Every year, the United Way's Success by 6 program promotes literacy by holding a book drive, and this year is no exception.
"We know that children that grow up in homes with books available to them are better prepared to enter school and have a more developed vocabulary than children who do not have access to books," said Christina Hann, assistant executive director of Success by 6.
That's the goal of Success by 6's annual book drive - to provide reading materials to disadvantaged kids by putting them in the hands of child care providers, day care centers and after-school programs.
This year's "Bring on the Books" drive will kick off March 1 at the Syracuse University men's basketball game against the University of Cincinnati. Student volunteers will help to collect books and monetary donations when the gates open at The Carrier Dome until tip-off at 2 p.m.
"We have a great partnership with SU, and every year SU has allowed SB6 to kick off the two-week-long book collection at a men's basketball game," Hann said. "Approximately 25 student volunteers from the Mary Ann Shaw Center for Public and Community Service will be at each gate helping us collect children's books."
The drive will continue until March 16. During that two-week period, Hann said she hopes to top last year's total of 15,000 new and gently used books, all of which are distributed to more than 75 sites working with children throughout Onondaga County including Head Start, Pre-K and child care programs. Additionally, Child Care Solutions also assists the program in distributing books to home child care providers throughout Central New York.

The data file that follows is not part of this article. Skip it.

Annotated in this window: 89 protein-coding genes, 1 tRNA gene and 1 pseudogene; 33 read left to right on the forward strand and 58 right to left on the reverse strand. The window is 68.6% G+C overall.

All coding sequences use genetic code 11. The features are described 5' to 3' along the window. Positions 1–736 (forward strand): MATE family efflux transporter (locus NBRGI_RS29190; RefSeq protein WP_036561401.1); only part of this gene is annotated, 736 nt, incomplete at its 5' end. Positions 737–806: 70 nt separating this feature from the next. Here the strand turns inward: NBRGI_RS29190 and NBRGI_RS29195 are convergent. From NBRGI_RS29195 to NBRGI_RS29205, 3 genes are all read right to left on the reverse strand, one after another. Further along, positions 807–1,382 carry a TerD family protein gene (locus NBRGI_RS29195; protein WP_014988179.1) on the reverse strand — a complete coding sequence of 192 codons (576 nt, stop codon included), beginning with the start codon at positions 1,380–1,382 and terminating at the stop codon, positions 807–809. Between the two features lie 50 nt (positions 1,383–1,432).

Success by 6 began the book drive locally 11 years ago. Since then, the program has collected more than 120,000 books and redistributed them throughout the community.
Through "Bring on the Books" Success By 6 strives to raise community-wide awareness to the issue of literacy by involving local businesses and other organizations in this collection. The program aims to bring the joy of books and reading to children and programs that may not otherwise possess the resources to purchase age-appropriate books, thus encouraging greater involvement and time spent in the development of reading skills.